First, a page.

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Friday’s Field Trip: A Day of Play in a Sculpture Garden

After weeks of bad weather, (rain, snow, freezing rain, winter mix, sleet) we finally had a sunny day on Friday. I decided to head over to the Delaware Art Museum, walk their Labyrinth and enjoy their sculpture garden.

Several of the sculptures in the Copeland Sculpture Garden are immensely popular in Wilmington, probably because they are so accessible. The Crying Giant by Tom Otterness is a perfect example. Children love, love, love this piece. They sit on the feet, swing around the legs; make up stories about why the giant is crying, and try to make the giant feel better. That level of interaction between artwork and its audience is hard to find.

Crying Giant Image  by Tom Otterness  Image Copyright Gail A. Sisolak 20123

Trickster Joe Moss, Delaware artist and Newark resident, creates art pieces equally engaging. His sculptures frequently have both a sight and sound component. Orifice II, his bright red disks, is a perfect example. The center directs the viewers gaze to a specific point, while the bowed shapes reflect sound.

Orifice II by Joe Moss Image Copyright 2013 by Gail A. Sisolak

Orifice II by Joe Moss Image Copyright 2013 by Gail A. Sisolak

In these two videos, made by the Delaware Division of the Arts, Moss shares some of his work and his design processes.

My personal favorite is a kinetic sculpture by George Rickey called Three Rectangles Horizontal Jointed Gyratory III. Gyratory? I love new words, so I was immediately intrigued. It only takes a few seconds for the wind to shift and the TRHJG to whirl, creating an entirely new work of art. This would make an ideal gorilla art project. I’d love to sneak in the gardens in the dead of night, and put stickers on the rectangles saying “Oz,” “Narnia” and “Neverland,” and turn the sculpture into a dancing signpost. I’ll have to Photoshop one of my photos some day, since I’d never REALLY destroy another artist’s work.

Three Rectangles Horizontal Jointed Gyratory III by George Rickey  Image Copyright 2013 by Gail A. Sisolak

Three Rectangles Horizontal Jointed Gyratory III by George Rickey Image Copyright 2013 by Gail A. Sisolak

At least I am constant in my affection. I saw Rickey’s Two Red Lines at the Oakland Museum sometime prior to 1973, and it made a lasting impression on me. If fact, it is one of only two pieces I remember seeing.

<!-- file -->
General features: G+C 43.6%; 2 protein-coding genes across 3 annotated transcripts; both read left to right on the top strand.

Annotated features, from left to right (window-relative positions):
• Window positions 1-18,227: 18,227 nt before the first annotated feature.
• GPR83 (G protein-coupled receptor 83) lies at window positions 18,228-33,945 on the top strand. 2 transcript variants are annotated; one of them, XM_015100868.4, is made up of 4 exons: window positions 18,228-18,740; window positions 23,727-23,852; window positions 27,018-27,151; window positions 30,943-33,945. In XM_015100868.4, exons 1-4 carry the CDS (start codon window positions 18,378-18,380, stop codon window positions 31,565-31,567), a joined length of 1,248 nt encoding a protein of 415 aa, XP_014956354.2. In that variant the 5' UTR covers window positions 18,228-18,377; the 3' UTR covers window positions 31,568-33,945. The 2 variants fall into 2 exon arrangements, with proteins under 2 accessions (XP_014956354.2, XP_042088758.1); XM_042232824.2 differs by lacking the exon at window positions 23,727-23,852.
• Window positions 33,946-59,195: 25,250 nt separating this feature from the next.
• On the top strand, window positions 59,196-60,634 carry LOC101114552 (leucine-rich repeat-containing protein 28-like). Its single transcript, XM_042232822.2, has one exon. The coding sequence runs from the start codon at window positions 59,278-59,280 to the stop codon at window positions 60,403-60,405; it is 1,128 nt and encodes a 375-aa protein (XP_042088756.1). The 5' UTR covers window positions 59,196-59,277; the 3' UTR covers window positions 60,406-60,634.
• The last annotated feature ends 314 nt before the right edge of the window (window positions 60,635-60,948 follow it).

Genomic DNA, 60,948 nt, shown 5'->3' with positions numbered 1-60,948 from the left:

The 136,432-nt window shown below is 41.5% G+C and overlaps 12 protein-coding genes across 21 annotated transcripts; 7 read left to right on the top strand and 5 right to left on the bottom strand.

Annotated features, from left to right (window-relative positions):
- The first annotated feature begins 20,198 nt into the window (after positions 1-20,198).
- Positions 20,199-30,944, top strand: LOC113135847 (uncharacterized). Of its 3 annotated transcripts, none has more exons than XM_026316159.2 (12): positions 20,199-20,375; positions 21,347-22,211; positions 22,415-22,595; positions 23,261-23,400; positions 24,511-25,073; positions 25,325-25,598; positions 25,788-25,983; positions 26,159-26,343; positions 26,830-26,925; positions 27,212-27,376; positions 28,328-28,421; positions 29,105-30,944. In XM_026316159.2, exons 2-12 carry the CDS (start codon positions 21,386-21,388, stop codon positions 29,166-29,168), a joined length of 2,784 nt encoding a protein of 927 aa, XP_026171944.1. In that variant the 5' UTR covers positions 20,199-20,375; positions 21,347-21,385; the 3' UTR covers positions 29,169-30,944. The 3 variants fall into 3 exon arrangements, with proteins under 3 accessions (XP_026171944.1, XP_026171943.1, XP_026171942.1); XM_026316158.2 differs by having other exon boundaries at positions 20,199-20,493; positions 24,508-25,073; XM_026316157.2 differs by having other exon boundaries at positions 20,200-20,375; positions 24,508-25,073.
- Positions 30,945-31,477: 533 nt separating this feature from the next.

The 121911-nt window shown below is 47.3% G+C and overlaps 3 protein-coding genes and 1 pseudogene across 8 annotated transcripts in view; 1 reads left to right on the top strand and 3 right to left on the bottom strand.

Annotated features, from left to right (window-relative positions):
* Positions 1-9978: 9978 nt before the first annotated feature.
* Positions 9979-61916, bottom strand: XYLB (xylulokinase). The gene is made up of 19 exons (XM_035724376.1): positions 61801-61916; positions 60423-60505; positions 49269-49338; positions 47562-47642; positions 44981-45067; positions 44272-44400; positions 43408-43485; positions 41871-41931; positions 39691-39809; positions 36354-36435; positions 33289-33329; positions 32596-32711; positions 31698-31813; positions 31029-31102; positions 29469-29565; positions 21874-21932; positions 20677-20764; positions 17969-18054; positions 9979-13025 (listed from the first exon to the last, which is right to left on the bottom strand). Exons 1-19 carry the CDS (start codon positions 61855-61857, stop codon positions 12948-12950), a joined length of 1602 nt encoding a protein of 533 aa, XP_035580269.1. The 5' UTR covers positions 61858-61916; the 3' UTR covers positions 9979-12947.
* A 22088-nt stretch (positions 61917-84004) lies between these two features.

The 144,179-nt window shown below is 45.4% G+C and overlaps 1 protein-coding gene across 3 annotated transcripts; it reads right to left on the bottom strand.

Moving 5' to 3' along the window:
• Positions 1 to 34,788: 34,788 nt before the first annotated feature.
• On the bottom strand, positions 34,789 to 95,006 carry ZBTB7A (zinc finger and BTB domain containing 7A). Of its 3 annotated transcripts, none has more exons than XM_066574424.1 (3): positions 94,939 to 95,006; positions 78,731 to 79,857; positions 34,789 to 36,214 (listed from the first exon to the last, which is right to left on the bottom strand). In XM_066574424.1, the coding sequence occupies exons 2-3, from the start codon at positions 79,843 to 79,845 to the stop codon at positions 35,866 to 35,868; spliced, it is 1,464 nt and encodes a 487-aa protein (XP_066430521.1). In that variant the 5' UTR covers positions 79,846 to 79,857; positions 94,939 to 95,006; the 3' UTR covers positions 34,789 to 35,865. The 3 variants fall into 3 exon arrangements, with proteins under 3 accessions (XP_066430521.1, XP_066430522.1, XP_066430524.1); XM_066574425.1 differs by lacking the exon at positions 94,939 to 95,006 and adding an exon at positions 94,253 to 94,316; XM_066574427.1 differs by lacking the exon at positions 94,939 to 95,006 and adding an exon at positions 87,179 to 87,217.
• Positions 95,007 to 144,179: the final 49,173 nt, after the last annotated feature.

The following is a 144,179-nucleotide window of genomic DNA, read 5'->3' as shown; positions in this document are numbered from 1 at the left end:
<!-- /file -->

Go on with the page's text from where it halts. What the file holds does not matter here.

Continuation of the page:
He’s a video of his work.

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Breakfast with the Arts: Part 3

 Weekday Breaks for Art

Wikipedia: DelawareArt Museum: Edward Burne-Jones (1833-1898)

Wikipedia: DelawareArt Museum: Edward Burne-Jones (1833-1898)

Those looking for light bite to start the day should check out the Thronson Café in the Delaware Museum of Art. The café and its terrace both overlook the Copeland Sculpture Garden. Assorted coffees, muffins, bagels, juices and the popular fruit parfait provide the perfect art beak in a busy day.

The Thronson Café is open Wednesday though Saturday, 11:00 a.m. to 3:00 p.m., and Sunday noon to 3:00 p.m.

The Delaware Art Museum’s collections are predominantly drawn from late 19th and early 20th century American illustration, as well as works from the Pre-Raphaelite Brotherhood. The basis of the museum’s collections is the works of Howard Pyle and his pupils, N.C. Wyeth, Frank Schoonover, and Stanley Arthurs. Starting in 1961 Helen Farr Sloan, the wife of artist John French Sloan, began donations that eventually totaled 5,000 objects.

Since the 1970s the museum has added works by modern artists, such as Jacob Lawrence, Louise Nevelson, Robert Motherwell, George Segal and Jim Dine.

For More Information:

Delaware Art Museum

2301 Kentmere Parkway

Wilmington, DE

(302) 571-9590

This story was first published in the News Journal in 2008, under the byline of Gail A. Sisolak. All copyrights reserved.